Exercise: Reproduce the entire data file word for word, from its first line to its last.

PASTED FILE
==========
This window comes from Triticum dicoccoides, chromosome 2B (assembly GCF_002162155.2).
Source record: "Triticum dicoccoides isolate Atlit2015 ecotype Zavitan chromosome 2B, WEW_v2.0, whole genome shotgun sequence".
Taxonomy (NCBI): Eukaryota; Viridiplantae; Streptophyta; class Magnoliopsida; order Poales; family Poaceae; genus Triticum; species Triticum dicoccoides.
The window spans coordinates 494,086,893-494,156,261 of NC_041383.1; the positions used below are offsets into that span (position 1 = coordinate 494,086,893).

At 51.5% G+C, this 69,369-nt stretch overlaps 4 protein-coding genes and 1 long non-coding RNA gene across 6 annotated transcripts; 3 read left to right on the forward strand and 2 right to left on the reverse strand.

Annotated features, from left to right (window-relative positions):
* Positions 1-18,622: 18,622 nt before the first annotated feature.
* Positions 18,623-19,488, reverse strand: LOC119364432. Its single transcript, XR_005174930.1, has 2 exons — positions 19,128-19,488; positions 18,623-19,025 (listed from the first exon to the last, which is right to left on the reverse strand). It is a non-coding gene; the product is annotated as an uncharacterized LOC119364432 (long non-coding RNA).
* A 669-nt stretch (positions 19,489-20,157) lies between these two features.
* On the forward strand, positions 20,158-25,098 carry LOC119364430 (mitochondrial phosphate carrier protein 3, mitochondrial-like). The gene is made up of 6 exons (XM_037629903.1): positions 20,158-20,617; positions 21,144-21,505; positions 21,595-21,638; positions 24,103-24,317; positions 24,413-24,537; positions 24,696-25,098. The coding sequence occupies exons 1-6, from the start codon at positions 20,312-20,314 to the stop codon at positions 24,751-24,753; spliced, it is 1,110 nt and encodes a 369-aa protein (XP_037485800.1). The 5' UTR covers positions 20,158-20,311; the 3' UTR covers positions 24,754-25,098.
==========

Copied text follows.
This window comes from Triticum dicoccoides, chromosome 2B (assembly GCF_002162155.2).
Source record: "Triticum dicoccoides isolate Atlit2015 ecotype Zavitan chromosome 2B, WEW_v2.0, whole genome shotgun sequence".
Taxonomy (NCBI): Eukaryota; Viridiplantae; Streptophyta; class Magnoliopsida; order Poales; family Poaceae; genus Triticum; species Triticum dicoccoides.
The window spans coordinates 494,086,893-494,156,261 of NC_041383.1; the positions used below are offsets into that span (position 1 = coordinate 494,086,893).

At 51.5% G+C, this 69,369-nt stretch overlaps 4 protein-coding genes and 1 long non-coding RNA gene across 6 annotated transcripts; 3 read left to right on the forward strand and 2 right to left on the reverse strand.

Annotated features, from left to right (window-relative positions):
* Positions 1-18,622: 18,622 nt before the first annotated feature.
* Positions 18,623-19,488, reverse strand: LOC119364432. Its single transcript, XR_005174930.1, has 2 exons — positions 19,128-19,488; positions 18,623-19,025 (listed from the first exon to the last, which is right to left on the reverse strand). It is a non-coding gene; the product is annotated as an uncharacterized LOC119364432 (long non-coding RNA).
* A 669-nt stretch (positions 19,489-20,157) lies between these two features.
* On the forward strand, positions 20,158-25,098 carry LOC119364430 (mitochondrial phosphate carrier protein 3, mitochondrial-like). The gene is made up of 6 exons (XM_037629903.1): positions 20,158-20,617; positions 21,144-21,505; positions 21,595-21,638; positions 24,103-24,317; positions 24,413-24,537; positions 24,696-25,098. The coding sequence occupies exons 1-6, from the start codon at positions 20,312-20,314 to the stop codon at positions 24,751-24,753; spliced, it is 1,110 nt and encodes a 369-aa protein (XP_037485800.1). The 5' UTR covers positions 20,158-20,311; the 3' UTR covers positions 24,754-25,098.